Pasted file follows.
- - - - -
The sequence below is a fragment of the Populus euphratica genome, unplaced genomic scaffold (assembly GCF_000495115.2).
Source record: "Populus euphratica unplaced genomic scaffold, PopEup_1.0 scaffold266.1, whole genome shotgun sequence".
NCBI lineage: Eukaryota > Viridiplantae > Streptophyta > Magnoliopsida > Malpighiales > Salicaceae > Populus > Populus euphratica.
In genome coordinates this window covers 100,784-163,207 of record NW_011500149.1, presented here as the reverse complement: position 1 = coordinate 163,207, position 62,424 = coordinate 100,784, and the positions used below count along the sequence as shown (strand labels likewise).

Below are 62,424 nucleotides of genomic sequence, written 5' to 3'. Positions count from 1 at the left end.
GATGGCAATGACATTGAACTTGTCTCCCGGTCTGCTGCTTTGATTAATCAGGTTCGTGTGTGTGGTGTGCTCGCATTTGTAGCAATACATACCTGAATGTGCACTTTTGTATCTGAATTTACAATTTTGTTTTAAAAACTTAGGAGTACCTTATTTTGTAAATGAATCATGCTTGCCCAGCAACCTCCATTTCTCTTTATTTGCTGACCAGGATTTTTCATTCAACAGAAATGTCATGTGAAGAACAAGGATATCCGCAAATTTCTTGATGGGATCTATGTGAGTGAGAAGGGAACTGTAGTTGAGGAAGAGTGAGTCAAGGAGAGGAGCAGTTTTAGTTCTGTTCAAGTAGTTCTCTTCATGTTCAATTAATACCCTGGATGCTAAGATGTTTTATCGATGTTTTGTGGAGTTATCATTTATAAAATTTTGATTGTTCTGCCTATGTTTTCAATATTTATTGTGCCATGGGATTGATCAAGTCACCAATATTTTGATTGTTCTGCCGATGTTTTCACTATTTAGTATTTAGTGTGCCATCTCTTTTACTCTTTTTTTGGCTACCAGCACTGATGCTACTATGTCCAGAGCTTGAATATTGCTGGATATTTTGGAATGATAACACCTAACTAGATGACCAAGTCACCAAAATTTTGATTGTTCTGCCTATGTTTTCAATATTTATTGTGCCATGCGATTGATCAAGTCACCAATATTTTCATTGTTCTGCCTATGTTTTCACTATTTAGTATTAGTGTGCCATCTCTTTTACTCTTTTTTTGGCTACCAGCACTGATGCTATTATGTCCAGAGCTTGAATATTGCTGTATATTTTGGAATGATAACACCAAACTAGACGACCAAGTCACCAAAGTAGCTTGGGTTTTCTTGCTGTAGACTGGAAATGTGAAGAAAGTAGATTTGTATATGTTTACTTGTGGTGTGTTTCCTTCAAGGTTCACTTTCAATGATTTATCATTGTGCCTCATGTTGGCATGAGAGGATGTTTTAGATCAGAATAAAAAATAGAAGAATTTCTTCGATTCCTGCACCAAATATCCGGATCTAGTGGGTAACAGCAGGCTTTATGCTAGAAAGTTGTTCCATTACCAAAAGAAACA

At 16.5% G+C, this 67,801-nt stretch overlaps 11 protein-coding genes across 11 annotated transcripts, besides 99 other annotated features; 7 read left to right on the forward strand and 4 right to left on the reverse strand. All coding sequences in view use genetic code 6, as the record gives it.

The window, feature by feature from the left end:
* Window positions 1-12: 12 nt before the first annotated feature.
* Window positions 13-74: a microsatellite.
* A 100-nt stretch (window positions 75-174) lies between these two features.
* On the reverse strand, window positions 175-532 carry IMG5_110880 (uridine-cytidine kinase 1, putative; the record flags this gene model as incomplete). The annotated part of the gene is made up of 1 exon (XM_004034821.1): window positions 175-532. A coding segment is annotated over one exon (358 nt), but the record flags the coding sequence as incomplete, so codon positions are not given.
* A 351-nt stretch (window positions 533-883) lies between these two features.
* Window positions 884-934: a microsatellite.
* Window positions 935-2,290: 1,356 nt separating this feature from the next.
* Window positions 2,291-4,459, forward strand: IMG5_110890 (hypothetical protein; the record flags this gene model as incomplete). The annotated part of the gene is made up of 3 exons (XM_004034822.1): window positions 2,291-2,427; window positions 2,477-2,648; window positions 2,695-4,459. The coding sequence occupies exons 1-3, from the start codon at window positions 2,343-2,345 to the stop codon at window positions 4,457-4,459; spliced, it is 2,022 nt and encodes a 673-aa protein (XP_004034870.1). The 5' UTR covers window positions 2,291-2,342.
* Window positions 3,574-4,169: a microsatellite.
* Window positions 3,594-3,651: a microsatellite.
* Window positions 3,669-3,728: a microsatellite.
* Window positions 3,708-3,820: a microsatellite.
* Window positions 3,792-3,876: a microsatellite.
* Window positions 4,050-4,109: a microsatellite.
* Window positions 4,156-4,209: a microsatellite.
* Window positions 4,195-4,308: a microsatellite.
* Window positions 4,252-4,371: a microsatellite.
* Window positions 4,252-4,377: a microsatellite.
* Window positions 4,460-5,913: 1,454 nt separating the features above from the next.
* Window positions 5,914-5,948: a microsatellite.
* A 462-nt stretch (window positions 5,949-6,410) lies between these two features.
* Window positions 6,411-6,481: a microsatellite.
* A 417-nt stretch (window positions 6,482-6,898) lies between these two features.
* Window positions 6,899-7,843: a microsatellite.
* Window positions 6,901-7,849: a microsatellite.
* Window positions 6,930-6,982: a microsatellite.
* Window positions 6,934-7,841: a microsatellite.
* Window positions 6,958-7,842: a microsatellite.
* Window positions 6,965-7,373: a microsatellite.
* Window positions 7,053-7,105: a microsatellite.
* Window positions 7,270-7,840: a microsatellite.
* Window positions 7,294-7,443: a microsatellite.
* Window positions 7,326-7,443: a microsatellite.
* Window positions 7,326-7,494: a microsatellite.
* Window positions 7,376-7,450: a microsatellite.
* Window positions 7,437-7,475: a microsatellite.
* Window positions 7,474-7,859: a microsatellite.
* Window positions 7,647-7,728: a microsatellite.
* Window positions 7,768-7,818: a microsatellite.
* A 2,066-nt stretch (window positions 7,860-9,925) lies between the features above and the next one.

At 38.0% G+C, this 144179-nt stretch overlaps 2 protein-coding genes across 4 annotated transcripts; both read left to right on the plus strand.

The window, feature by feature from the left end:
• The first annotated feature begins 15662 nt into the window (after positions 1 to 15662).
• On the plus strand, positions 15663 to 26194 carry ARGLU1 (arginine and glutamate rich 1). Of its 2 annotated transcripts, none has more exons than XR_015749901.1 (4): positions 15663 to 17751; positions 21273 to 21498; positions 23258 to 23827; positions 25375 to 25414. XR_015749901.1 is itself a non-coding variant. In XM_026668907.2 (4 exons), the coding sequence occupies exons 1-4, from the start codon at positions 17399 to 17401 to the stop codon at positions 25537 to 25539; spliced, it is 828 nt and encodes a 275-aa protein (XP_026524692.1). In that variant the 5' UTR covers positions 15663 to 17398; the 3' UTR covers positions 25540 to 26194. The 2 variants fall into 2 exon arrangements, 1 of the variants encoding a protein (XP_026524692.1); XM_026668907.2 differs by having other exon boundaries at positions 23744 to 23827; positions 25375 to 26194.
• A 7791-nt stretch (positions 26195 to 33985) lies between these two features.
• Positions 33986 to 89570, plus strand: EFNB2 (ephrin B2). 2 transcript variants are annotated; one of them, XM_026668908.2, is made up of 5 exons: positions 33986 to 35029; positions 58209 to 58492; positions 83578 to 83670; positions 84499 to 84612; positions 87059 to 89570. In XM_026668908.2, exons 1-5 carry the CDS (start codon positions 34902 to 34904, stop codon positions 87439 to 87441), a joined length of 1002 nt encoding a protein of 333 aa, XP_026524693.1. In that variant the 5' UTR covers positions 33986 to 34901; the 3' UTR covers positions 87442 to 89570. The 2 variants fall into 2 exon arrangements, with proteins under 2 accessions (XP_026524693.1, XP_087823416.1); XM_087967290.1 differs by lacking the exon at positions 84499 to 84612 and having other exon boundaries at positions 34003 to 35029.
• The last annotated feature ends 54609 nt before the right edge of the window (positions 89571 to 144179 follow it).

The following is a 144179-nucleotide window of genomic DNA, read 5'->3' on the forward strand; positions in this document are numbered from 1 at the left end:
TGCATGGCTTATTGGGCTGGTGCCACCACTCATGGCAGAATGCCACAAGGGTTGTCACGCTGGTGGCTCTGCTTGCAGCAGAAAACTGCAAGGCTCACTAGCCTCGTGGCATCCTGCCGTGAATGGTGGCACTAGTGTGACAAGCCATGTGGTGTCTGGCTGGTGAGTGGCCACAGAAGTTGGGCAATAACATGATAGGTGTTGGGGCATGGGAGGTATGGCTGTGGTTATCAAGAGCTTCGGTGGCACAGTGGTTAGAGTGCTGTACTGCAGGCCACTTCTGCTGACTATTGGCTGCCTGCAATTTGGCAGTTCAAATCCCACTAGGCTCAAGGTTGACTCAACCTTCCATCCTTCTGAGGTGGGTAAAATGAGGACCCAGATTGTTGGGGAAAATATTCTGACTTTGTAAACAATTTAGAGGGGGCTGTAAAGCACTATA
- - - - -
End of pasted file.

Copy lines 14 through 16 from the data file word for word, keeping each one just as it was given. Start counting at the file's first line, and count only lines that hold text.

* Window positions 884-934: a microsatellite.
* Window positions 935-2,290: 1,356 nt separating this feature from the next.
* Window positions 2,291-4,459, forward strand: IMG5_110890 (hypothetical protein; the record flags this gene model as incomplete). The annotated part of the gene is made up of 3 exons (XM_004034822.1): window positions 2,291-2,427; window positions 2,477-2,648; window positions 2,695-4,459. The coding sequence occupies exons 1-3, from the start codon at window positions 2,343-2,345 to the stop codon at window positions 4,457-4,459; spliced, it is 2,022 nt and encodes a 673-aa protein (XP_004034870.1). The 5' UTR covers window positions 2,291-2,342.